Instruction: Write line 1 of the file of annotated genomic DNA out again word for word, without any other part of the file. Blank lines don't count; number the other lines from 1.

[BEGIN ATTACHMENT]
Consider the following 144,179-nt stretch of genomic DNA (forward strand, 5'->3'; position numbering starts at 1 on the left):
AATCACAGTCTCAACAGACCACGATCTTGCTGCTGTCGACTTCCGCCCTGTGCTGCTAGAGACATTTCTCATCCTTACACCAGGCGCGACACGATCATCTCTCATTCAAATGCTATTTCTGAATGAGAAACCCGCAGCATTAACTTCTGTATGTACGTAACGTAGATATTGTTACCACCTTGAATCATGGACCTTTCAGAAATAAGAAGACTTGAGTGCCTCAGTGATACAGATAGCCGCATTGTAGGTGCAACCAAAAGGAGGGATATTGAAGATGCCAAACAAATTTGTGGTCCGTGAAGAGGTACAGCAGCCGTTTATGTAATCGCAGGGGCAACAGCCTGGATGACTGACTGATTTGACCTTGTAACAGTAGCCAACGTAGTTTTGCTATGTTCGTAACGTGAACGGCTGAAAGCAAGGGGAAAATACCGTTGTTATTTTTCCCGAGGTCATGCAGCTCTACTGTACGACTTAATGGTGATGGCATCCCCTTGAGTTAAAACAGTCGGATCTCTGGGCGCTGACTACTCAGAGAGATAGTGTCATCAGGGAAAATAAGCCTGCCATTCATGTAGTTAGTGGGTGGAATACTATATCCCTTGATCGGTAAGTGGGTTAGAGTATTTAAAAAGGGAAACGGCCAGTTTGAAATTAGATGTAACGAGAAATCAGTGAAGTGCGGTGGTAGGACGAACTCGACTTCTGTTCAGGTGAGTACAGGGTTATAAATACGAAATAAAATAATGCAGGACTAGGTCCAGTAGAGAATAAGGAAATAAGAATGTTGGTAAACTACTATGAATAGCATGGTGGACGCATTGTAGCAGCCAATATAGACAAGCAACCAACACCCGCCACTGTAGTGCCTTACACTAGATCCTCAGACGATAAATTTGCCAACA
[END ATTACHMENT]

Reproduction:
Consider the following 144,179-nt stretch of genomic DNA (forward strand, 5'->3'; position numbering starts at 1 on the left):